Caption

Phillips enjoying career season in Gwinnett, not dwelling on potential promotion

Evan Phillips walks off the field a couple of hours before the first pitch at Coolray Field, batting practice slowly winding down, and takes a few steps down into the dugout. 

Then he notices a reporter waiting — not just waiting, but waiting for him.

“No one really talks to me,” the 23-year old relief pitcher said with a surprised tone.

That seems perhaps more apt for Evan Phillips of yesteryears, a pitcher who entered his 2018 season with the Gwinnett Stripers with a career 4.11 ERA. This season, with refined fastball command and a simplified approach, Phillips is the topic of conversation from Triple-A Gwinnett to SunTrust Park.

He came into Tuesday’s game with a 1.64 ERA and 48 strikeouts in 33 innings. Suddenly, in just a few months, Phillips has gone from organizational afterthought to a serious major league bullpen option.

Recommended for you

Recommended for you

Recommended for you

Most read

  1. 1 Abrams ends run for governor against Kemp, but won’t concede
  2. 2 Georgia High School Sports Scores
  3. 3 Atlanta Solid Waste workers: Deadly job with pitiful pay | Torpy

“No big revelations,” Phillips said Tuesday afternoon on what has changed. “If there is anything mechanical, it’s more of a simplification process. I’m just out there trying to keep everything relaxed, simple. I guess the most mechanical thing I could say is keeping a shorter arm path, which leads to more consistency at the release point.”

What has changed, he said, is his comfortability. Off the mound, he’s been pleased to live within driving distance of family in Durham, Charlotte, and Norfolk, in addition to his home in Raleigh. On the mound, he’s found comfort in the rhythm of his approach, his feel.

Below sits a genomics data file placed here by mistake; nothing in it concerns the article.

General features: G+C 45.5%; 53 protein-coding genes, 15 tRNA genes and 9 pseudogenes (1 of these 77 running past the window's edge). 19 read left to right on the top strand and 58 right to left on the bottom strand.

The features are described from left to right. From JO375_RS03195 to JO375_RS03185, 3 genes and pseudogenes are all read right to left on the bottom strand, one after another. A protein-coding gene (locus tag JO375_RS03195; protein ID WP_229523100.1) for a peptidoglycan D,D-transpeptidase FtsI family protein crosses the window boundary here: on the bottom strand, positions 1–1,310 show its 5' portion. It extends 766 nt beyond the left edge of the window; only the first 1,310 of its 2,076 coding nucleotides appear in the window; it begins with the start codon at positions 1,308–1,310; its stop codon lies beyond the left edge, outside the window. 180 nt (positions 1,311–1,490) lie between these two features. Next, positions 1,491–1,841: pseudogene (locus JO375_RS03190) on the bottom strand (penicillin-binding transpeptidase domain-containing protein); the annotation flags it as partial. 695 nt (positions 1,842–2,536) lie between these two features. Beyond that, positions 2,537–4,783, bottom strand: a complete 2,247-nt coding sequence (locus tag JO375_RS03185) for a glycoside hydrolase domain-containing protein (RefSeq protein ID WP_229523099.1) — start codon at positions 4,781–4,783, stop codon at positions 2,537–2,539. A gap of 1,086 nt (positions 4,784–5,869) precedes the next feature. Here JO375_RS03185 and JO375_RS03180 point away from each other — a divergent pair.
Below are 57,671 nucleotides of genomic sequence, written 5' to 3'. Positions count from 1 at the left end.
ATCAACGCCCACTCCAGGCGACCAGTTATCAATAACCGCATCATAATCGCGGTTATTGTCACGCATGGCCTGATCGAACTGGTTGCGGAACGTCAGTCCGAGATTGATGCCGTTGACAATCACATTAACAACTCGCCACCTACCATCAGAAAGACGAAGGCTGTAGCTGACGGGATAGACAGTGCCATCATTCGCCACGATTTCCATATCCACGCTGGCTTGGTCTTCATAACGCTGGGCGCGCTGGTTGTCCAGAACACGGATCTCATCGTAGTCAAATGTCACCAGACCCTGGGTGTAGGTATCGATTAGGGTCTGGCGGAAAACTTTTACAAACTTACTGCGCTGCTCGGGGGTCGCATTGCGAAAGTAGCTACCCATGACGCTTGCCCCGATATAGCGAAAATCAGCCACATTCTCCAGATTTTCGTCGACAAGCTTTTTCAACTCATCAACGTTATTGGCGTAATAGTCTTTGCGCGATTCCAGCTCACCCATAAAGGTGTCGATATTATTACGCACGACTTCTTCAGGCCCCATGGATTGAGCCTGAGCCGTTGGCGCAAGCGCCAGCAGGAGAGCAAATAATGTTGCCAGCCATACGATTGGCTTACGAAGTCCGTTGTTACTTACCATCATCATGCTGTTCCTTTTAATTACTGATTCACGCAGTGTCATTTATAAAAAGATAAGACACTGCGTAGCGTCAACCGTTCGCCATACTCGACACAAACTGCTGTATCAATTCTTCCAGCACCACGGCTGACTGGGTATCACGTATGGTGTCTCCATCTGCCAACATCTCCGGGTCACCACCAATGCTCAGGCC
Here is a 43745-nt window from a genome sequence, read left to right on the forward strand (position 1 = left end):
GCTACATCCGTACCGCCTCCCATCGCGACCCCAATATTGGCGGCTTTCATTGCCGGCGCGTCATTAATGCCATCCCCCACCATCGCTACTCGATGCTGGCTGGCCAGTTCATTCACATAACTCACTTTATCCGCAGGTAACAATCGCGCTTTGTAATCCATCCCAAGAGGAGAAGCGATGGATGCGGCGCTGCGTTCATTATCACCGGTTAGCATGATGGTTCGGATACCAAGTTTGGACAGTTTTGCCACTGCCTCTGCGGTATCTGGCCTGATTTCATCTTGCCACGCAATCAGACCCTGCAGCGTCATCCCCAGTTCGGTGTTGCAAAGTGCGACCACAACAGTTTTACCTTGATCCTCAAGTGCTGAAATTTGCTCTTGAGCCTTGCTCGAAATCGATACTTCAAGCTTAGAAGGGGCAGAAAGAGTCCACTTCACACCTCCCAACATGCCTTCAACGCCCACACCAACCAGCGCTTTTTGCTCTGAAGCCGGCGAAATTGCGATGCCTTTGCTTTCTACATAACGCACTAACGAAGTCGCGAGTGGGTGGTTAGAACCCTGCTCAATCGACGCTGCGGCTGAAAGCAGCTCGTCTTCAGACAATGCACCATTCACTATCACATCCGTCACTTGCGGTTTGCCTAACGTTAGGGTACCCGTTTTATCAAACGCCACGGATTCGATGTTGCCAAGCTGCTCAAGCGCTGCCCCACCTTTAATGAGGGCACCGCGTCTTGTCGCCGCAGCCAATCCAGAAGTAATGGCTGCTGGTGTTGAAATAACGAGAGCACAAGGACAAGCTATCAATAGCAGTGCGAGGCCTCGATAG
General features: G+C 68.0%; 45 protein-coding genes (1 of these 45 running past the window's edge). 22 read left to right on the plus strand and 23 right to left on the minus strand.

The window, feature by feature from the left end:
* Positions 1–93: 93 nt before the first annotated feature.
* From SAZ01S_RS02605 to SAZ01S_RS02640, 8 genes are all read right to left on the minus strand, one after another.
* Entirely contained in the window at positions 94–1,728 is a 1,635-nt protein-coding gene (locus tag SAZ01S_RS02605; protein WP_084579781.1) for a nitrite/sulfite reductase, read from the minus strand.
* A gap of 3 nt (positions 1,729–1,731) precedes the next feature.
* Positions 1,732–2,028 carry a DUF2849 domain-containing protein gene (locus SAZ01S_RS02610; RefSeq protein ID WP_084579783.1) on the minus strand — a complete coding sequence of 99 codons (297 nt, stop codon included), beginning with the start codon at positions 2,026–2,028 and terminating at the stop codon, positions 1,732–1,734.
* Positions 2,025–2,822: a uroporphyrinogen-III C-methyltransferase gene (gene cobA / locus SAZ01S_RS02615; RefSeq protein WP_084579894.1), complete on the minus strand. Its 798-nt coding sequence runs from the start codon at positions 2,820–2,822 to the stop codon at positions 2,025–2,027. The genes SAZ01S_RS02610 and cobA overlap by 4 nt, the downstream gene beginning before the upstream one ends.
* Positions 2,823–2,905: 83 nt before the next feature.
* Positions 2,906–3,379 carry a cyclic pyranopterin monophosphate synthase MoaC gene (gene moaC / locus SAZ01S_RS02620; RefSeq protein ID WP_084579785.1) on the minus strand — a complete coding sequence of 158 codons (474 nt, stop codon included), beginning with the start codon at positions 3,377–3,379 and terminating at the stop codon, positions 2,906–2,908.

For Phillips, it all starts with the fastball. Gwinnett Stripers catcher Chris Stewart estimates that Phillips throws his fastball 90 percent of his pitches.

“Obviously he’s got an incredible spin rate because he gets a lot of swing-throughs,” Stewart said. “Guys don’t hit it, they don’t put it in play, and when they do it’s not in play very hard.”

While he has maintained the velocity that makes it such a difficult pitch for hitters, the key to his dominance this season has been honing his command. His WHIP — a statistic that measures walks/hits per innings pitched — is the lowest he’s had in his entire career, currently at 1.03.

When he commands his fastball, Phillips said, it unlocks the key to his entire approach.

“Aggressive would be the first work that comes to mind,” Phillips said. “I talk about my strategy on the mound is to strike the guy out or induce weak contact. And as a relief pitcher, I think if I do one of those two things I’m doing my job. I can’t do either of those two things if I’m walking guys or not throwing strikes.”

Added Stewart: “He’s going to go out there and say, ‘Hey, here’s my best stuff, try to hit it. Attack the guy from there.’ ”

It’s an approach, some might plea, that would suit well in the major league bullpen. He said his family “goes crazy” over the speculation. It’s a possibility Phillips has thought about — he’s only human, after all. But he doesn’t allow himself to dwell on it.

“Even if that day were to come, I really want to focus on what I’m doing here,” Phillips said. “I’m here for a reason — I’m in the minor leagues for a reason. I know there’s things I need to do to continue to develop.

“I don’t want to say I’m not in a rush or anything — of course I’d love to be there, I’d love to be able to help the team win. It’s been my dream since I could walk. While I’m here, I want to continue to hone my skills and continue to develop as a pitcher.”

With that, he walks back through the dugout, down the steps toward the clubhouse. For now, Phillips can remain relatively anonymous.

But if he keeps this pace, he won’t be surprised by curious reporters much longer.

More from AJC